File photo shows a man passes by an advertisement for common holiday commodities at a mall in Pasig City, Oct. 9 2018.
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Philippine economy to rely again on household spending to charge growth — ING
Ian Nicolas Cigaral ( - September 11, 2019 - 11:47am

MANILA, Philippines — The Philippine economy may once again depend on consumer spending as capital formation retreats amid falling imports, a global bank said.

“With the July import numbers showing likely weakness in capital formation as capital imports show modest gains and raw material inbound shipments contracting, we may have to rely once again on household spending to carry the load as we chase 6% growth,” said Nicholas Mapa, senior economist at ING Bank in Manila.

A four-month delay in the approval of the 2019 budget — which left new projects unfunded earlier this year — disrupted public infrastructure spending, slowing down imports in recent months.

Imports sagged for the fourth straight month in July to $9.57 billion, down 4.2% from $9.98 billion in the comparable period last year on lower purchases of raw materials and intermediate goods.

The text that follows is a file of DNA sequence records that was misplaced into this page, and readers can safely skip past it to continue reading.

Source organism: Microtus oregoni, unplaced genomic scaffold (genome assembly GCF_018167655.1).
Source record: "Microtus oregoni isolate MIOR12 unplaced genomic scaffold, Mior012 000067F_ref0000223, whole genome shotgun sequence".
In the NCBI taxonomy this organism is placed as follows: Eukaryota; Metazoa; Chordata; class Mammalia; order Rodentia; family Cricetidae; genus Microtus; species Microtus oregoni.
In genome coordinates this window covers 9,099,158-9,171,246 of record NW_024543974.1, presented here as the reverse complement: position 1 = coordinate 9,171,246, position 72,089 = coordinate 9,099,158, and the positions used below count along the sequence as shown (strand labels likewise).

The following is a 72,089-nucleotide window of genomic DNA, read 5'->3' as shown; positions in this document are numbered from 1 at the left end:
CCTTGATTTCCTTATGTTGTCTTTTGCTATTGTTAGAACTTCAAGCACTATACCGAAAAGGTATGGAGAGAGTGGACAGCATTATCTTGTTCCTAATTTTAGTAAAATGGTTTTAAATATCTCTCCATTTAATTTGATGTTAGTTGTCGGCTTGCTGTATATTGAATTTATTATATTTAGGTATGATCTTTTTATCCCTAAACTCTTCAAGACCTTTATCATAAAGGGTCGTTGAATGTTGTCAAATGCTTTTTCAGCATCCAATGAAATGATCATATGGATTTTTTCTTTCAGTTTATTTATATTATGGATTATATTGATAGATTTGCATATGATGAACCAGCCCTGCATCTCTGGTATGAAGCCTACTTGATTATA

Capital goods imports, a proxy for fixed investment, grew 3.4% year-on-year in July.

READ: Trade gap narrows in July

Gross domestic product — or the value of all finished goods and services produced in the country — grew 5.5% in the second quarter, softer than 5.6% clocked in the preceding three months amid a sluggish recovery in state spending due to the budget delay.

Socioeconomic Planning chief Ernesto Pernia said the economy would have to grow by an average of 6.4% in the second half to hit the low-end of the state’s 6%-7% annual target.

According to ING Bank’s Mapa, while the central bank’s decision to cut interest rates may help charge growth, powering the economy in the second half may be “increasingly challenging” as the “ill effects of rate hikes and budget delays continue to sap already fading growth momentum.”

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